zion

Bui And The Tale Of Three Hydro Dams

GHANA can now boast of three hydroelectric power dams with the completion and inauguration of the Bui Dam Hydroelectric Power project located on the Black Volta, a boundary river between Bole in the Northern Region and wenchi in the Brong Ahafo Region.

With its turbines turning, Bui becomes the third hydro-power plant to be developed in Ghana after the Akosombo and Kpong projects. 

This means, three regions of the country can boast of hydro-power dams. These are the Northern and Brong Ahafo regions for Bui and the Eastern Region for Akosombo and the Kpong dams. 

Size of dams and capacity 

The Akosombo Dam remains the largest of the three, covering an area of 8,502 square kilometres and has an installed capacity of 1,020 MW of power. 

The Volta Lake created by the dam is the largest reservoir by surface area in the world, and the fourth largest by water volume. Its northernmost point is close to the town of Yapei and its southernmost at the Akosombo Dam, 520 kilometres downstream from Yapei. 

Ghana's famed Akosombo Dam holds back both the White Volta and the Black Volta which formerly converged where the middle of the reservoir now lies, to form the single Volta River. 

It takes approximately 36 hours to travel round the vast expanse of the Volta Lake, which has been created by the dam. The Akosombo Dam is 2,200 ft long,  440ft high and 1,400ft wide at the base and holds a water volume of 148 kms  (32.6 x 1012 gallons). 

The Kpong hydro-electric project, which represents the third stage in the development of the Volta River, commonly known as the Volta River Project, is the third largest dam in Ghana, with a total installed capacity of about 160 MW. 

Nonetheless, if all four units at Kpong are running, there is a rise in tail water elevation, which limits the output of the generation to about 148 MW. 

The combined Akosombo/Kpong system has an installed capacity of 1,180 MW, while the Kpong head pond has minimal storage capacity and is therefore operated in tandem with Akosombo, as a run-of-the-river plant to optimise water use from the Volta Lake. 

The joint firm energy output from the Akosombo/Kpong hydroelectric. Development is about 4,800 Gigawatt hours (GWh).Meanwhile, the Long-Term Average (LTA) capability of the two plants is about 6,100 GWh. 

Ghana's second largest dam, the Bui Dam, which was commissioned in December 2013, is the largest Chinese- funded project in Ghana and the largest foreign investment in Ghana, since the construction of the Akosombo 

Hydroelectric Power Project in the early 1960s, according to Baah. 

The main dam's structural volume is 1,000,000 m3 (35,314,667 cu ft), while its full capacity is 12,570,000,000 m3 (10,190,665 acre-It), Its active capacity is 7,720,000,000 m3 (6,258,706 acre-It) and minimum level: 288 km2 (111 sq miles). With a surface area of 444 km2 (171 sq miles) at maximum level and 167 m (548 ft) at minimum level, the Bui Dam has a normal elevation of 183 m (600 ft).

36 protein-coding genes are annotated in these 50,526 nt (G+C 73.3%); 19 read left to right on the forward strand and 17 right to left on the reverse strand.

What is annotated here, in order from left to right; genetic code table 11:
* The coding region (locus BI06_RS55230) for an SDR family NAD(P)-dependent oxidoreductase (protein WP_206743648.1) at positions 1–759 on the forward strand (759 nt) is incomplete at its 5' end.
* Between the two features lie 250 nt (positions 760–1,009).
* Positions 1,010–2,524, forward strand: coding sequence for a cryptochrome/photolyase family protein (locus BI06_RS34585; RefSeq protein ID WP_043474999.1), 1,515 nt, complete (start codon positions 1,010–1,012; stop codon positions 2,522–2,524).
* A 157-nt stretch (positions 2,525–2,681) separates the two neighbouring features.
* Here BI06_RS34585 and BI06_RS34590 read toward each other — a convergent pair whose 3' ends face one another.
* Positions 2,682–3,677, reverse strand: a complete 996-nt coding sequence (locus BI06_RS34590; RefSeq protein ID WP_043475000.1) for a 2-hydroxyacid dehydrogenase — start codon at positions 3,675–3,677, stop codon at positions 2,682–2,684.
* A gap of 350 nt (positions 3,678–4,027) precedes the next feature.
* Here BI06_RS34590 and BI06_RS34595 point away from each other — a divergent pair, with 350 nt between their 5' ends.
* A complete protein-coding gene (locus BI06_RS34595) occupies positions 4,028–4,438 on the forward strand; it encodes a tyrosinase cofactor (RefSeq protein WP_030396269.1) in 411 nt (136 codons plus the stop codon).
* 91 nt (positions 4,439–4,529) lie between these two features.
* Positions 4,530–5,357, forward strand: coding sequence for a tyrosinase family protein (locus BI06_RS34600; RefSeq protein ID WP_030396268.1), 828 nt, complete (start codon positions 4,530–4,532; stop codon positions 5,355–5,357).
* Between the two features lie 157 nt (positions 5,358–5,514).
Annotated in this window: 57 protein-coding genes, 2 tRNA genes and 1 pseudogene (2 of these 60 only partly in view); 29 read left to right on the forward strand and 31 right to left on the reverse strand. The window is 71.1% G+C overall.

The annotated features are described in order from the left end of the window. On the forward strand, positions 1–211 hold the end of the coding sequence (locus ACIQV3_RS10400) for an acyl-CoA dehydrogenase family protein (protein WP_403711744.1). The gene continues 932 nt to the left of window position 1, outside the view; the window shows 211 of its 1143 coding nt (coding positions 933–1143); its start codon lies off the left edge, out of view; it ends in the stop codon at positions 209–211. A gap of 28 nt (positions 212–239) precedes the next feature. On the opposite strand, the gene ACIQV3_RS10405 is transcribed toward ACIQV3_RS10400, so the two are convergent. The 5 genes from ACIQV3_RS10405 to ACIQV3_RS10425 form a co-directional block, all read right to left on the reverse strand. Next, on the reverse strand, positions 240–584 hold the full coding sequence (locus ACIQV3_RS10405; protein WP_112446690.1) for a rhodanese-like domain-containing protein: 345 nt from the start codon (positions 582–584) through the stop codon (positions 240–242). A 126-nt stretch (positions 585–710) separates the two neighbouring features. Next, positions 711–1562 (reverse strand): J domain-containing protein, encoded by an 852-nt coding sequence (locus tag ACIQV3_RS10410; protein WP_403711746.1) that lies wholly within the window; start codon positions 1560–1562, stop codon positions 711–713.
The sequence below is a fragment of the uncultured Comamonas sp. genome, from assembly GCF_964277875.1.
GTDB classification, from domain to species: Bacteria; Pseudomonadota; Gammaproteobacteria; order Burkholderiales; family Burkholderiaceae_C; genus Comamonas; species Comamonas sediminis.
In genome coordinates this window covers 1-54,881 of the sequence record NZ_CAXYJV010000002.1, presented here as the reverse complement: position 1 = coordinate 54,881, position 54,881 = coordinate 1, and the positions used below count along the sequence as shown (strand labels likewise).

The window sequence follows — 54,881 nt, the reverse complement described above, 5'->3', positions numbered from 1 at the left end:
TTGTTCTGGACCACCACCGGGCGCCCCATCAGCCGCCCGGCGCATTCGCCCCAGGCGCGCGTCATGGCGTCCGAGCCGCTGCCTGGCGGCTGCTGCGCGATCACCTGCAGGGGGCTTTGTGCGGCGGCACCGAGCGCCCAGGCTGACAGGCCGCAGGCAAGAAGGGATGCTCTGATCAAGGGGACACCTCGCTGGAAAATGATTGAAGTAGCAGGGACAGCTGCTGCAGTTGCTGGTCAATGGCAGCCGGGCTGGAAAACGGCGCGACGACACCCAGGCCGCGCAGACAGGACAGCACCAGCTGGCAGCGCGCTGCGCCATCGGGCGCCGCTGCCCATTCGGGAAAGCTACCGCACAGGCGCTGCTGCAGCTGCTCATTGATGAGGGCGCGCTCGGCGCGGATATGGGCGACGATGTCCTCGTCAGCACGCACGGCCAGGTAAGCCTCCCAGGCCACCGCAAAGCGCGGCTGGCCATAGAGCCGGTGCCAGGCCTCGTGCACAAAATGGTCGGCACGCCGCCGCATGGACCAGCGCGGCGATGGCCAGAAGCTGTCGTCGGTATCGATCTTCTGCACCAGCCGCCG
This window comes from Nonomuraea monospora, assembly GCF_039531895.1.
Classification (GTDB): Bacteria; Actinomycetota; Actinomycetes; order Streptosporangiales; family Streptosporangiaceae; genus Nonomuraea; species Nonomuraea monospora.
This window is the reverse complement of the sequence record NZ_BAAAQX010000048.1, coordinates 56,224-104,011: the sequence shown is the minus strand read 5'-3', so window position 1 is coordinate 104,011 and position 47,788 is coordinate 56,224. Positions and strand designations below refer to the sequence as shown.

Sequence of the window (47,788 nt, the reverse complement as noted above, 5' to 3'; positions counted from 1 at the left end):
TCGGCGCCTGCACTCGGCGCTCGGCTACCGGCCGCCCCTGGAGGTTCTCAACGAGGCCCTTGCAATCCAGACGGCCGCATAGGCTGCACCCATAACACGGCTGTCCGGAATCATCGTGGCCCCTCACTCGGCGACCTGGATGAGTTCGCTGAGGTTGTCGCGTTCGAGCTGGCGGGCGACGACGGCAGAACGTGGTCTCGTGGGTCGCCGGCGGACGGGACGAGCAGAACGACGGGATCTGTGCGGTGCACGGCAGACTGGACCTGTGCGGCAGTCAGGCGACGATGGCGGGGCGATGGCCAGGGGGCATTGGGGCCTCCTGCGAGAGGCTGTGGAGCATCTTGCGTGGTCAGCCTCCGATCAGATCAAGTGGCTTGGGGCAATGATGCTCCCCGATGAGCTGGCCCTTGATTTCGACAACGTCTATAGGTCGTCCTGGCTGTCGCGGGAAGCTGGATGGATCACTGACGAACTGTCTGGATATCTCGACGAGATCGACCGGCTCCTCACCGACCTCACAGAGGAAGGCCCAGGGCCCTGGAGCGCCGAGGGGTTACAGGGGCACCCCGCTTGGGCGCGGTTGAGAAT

Its reservoir also measures 40 km (25 miles in average length and has a maximum water depth of 88 m (289 ft). 

Construction of the Bui Dam is to increase power supply to meet the growing consumer and industrial demand and is expected to generate 400 megawatts of electricity power. 

Construction of the dam 

Originally conceived by geologist Albert Ernest Kitson in 1915, construction of the Akosombo Dam by an Italian consortium, Imbroglio, began in 1961 after plans were finally drawn in the 1940s, and was completed in 1965. 

The first stage of construction of the Akosornbo hydro dam began in 1961 when the Volta River Authority (VRA) was established, and work started on the Akosombo dam and power station. 

Whereas by September 1965, the first power was flowing from Akosombo, marking an important step in the economic development of the newly formed Republic of Ghana, the Kpong generating station was completed in 1982.

 

Although the actual construction of the Bui Dam began in 2008 and was completed in 2013, it took over 50 years of conceptualisation, drawing of plan, negotiations and scouting for funding before the dream could be actualised. 

After a long-term preparation for the Bui Hydro-electric Project in 2007, through international bidding, the employer, the Ministry of Energy, successfully brought in the Chinese governmental aid funds to Africa, and as a world-class construction contractor, Sino hydro Corporation Limited was contracted to build it. 

With the total contracted sum of about US$790 million and the duration of 1,640 days, the project was contracted in international popular EPC (Engineering - Procuring - Constructing) mode.